Pat Garrett, OSSA President & Washington County Sheriff
One way to characterize the relationship between a sheriff ’s office and the community is its’ interdependence. A sheriff ’s office needs a community engaged in public safety, and the community needs a capable sheriff ’s office. For the relationship to work, it must be underpinned by trust, collaboration, and transparency. Today, perhaps nowhere is that strong sheriff ’s office/community relationship more appreciated than in Josephine County. I want to congratulate Josephine County Sheriff Dave Daniel, his team, and Josephine County residents for their good work and recent public safety victory.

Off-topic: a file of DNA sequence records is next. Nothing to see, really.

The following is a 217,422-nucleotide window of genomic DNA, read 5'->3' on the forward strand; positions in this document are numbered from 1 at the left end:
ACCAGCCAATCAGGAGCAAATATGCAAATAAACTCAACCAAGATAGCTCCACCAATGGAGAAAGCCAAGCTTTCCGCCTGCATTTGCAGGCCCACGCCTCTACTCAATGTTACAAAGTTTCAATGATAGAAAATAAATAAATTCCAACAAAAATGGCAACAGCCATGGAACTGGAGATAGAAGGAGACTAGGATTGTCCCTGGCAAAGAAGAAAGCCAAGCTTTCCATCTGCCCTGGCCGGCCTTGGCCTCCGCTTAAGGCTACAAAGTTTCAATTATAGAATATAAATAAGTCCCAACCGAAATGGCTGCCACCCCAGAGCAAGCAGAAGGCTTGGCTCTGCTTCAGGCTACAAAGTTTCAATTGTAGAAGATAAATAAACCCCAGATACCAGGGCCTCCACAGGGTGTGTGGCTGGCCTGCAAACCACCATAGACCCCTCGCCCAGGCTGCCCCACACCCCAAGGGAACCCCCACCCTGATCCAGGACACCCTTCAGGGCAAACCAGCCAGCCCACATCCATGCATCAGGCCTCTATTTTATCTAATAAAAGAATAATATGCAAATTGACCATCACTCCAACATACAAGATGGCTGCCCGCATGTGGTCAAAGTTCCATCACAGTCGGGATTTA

The story is too familiar in Oregon. Faced with declining federal funding through reduced timber receipts, Josephine County Sheriff ’s Office funding was slashed, and their ability to “Conserve the Peace” was in great jeopardy. One of the biggest problems was insufficient jail space. Sheriff Daniel and his team were faced with crushing attrition, lagging equipment, scarce training opportunities and a booming marijuana industry which provides almost no support to law enforcement while it increases calls for service. During Sheriff Daniel’s past two years in office, he and his team committed to new and rigorous professional standards, transparency, fiscal responsibility, and public education about their mission. As Sheriff Daniel told me, “These issues have not been at the forefront for many years. Historically our citizens were held hostage by a federal funding stream and in part by their own Sheriff ’s Office. No more. We took an oath to serve, and for sure we will do the best to our ability. We are proudly Conservators of the Peace.”